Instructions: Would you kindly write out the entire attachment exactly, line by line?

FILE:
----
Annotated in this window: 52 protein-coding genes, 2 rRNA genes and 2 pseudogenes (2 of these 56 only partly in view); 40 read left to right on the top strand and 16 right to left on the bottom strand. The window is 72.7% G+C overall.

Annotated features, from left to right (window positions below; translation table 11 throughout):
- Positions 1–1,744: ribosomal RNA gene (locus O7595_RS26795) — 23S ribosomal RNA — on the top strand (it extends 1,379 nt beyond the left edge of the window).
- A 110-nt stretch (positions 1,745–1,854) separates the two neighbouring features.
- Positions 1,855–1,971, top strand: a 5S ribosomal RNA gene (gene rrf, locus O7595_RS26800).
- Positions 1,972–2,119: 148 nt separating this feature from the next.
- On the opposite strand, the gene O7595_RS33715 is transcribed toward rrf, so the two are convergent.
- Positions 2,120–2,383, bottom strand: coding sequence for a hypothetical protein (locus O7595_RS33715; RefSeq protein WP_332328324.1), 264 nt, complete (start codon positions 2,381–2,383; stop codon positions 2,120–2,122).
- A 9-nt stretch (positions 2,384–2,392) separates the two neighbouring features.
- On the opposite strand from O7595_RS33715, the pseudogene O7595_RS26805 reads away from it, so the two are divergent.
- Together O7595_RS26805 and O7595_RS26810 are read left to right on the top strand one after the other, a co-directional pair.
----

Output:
Annotated in this window: 52 protein-coding genes, 2 rRNA genes and 2 pseudogenes (2 of these 56 only partly in view); 40 read left to right on the top strand and 16 right to left on the bottom strand. The window is 72.7% G+C overall.

Annotated features, from left to right (window positions below; translation table 11 throughout):
- Positions 1–1,744: ribosomal RNA gene (locus O7595_RS26795) — 23S ribosomal RNA — on the top strand (it extends 1,379 nt beyond the left edge of the window).
- A 110-nt stretch (positions 1,745–1,854) separates the two neighbouring features.
- Positions 1,855–1,971, top strand: a 5S ribosomal RNA gene (gene rrf, locus O7595_RS26800).
- Positions 1,972–2,119: 148 nt separating this feature from the next.
- On the opposite strand, the gene O7595_RS33715 is transcribed toward rrf, so the two are convergent.
- Positions 2,120–2,383, bottom strand: coding sequence for a hypothetical protein (locus O7595_RS33715; RefSeq protein WP_332328324.1), 264 nt, complete (start codon positions 2,381–2,383; stop codon positions 2,120–2,122).
- A 9-nt stretch (positions 2,384–2,392) separates the two neighbouring features.
- On the opposite strand from O7595_RS33715, the pseudogene O7595_RS26805 reads away from it, so the two are divergent.
- Together O7595_RS26805 and O7595_RS26810 are read left to right on the top strand one after the other, a co-directional pair.